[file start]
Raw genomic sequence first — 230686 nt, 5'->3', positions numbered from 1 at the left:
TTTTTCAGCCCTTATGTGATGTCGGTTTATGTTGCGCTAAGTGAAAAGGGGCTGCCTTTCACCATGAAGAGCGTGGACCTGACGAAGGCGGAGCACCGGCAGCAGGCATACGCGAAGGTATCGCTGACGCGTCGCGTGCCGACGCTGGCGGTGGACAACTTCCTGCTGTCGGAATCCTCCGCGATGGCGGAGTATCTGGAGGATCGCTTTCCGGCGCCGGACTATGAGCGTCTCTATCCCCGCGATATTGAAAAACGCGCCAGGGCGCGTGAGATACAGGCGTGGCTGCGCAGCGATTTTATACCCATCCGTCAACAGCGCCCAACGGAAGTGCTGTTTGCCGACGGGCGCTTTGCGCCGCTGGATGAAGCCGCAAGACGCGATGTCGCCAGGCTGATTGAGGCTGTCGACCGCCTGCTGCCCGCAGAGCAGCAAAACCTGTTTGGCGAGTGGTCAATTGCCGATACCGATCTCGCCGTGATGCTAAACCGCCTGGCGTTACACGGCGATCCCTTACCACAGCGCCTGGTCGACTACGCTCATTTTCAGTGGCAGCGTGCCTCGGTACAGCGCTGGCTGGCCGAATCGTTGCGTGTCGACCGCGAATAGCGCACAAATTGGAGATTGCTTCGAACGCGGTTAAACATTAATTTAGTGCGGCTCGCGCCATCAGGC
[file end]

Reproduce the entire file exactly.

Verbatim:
Raw genomic sequence first — 230686 nt, 5'->3', positions numbered from 1 at the left:
TTTTTCAGCCCTTATGTGATGTCGGTTTATGTTGCGCTAAGTGAAAAGGGGCTGCCTTTCACCATGAAGAGCGTGGACCTGACGAAGGCGGAGCACCGGCAGCAGGCATACGCGAAGGTATCGCTGACGCGTCGCGTGCCGACGCTGGCGGTGGACAACTTCCTGCTGTCGGAATCCTCCGCGATGGCGGAGTATCTGGAGGATCGCTTTCCGGCGCCGGACTATGAGCGTCTCTATCCCCGCGATATTGAAAAACGCGCCAGGGCGCGTGAGATACAGGCGTGGCTGCGCAGCGATTTTATACCCATCCGTCAACAGCGCCCAACGGAAGTGCTGTTTGCCGACGGGCGCTTTGCGCCGCTGGATGAAGCCGCAAGACGCGATGTCGCCAGGCTGATTGAGGCTGTCGACCGCCTGCTGCCCGCAGAGCAGCAAAACCTGTTTGGCGAGTGGTCAATTGCCGATACCGATCTCGCCGTGATGCTAAACCGCCTGGCGTTACACGGCGATCCCTTACCACAGCGCCTGGTCGACTACGCTCATTTTCAGTGGCAGCGTGCCTCGGTACAGCGCTGGCTGGCCGAATCGTTGCGTGTCGACCGCGAATAGCGCACAAATTGGAGATTGCTTCGAACGCGGTTAAACATTAATTTAGTGCGGCTCGCGCCATCAGGC